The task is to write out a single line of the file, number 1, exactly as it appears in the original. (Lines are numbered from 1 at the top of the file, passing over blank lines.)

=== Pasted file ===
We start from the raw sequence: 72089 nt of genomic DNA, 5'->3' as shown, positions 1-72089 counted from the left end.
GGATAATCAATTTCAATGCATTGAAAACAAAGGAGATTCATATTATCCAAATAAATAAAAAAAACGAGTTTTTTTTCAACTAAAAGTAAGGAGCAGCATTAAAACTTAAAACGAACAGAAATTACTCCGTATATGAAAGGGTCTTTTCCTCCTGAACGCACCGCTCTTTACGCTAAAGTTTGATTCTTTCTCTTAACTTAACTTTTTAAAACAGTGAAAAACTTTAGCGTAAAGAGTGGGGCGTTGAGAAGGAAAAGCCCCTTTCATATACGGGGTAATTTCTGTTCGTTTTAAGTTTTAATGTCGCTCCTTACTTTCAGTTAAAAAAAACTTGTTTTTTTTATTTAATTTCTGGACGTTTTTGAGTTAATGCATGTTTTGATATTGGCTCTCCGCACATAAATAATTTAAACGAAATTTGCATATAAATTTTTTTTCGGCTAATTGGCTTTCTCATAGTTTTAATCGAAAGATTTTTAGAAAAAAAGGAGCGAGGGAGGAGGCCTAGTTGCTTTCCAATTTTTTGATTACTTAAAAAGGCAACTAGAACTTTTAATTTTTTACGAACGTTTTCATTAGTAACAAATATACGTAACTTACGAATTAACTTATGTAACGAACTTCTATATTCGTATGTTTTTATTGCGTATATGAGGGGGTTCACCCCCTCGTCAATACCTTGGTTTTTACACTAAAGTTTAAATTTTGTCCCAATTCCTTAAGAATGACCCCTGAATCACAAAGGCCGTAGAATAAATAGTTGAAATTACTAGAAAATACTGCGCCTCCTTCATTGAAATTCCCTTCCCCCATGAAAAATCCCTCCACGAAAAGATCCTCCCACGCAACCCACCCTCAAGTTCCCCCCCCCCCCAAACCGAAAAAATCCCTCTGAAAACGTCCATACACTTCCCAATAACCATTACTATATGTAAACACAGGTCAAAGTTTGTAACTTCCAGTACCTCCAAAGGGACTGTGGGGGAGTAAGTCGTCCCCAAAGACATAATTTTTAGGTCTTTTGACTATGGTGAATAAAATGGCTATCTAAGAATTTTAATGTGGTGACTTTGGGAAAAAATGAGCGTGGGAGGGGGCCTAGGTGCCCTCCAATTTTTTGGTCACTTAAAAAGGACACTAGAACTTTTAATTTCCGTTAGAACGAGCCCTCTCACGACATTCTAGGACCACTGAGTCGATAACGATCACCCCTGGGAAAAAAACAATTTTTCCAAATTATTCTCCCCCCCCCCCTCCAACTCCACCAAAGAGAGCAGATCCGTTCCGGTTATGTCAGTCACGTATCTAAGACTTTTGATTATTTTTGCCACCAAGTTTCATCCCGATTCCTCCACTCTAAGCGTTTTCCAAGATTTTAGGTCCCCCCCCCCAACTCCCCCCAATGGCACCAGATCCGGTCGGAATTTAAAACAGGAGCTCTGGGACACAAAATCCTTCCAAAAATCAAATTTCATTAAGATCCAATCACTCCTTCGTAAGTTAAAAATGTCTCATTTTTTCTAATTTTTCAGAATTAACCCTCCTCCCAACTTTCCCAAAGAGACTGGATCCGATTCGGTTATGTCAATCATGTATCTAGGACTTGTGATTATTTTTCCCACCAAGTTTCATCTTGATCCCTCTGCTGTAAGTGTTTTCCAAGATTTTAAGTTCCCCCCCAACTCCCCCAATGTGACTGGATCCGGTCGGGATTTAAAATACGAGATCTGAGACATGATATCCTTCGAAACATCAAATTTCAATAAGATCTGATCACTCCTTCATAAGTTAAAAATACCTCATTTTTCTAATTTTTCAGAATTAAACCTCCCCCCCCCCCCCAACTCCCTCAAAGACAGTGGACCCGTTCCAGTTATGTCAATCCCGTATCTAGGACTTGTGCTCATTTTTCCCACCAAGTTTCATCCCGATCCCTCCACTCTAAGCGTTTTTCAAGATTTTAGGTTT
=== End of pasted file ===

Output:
We start from the raw sequence: 72089 nt of genomic DNA, 5'->3' as shown, positions 1-72089 counted from the left end.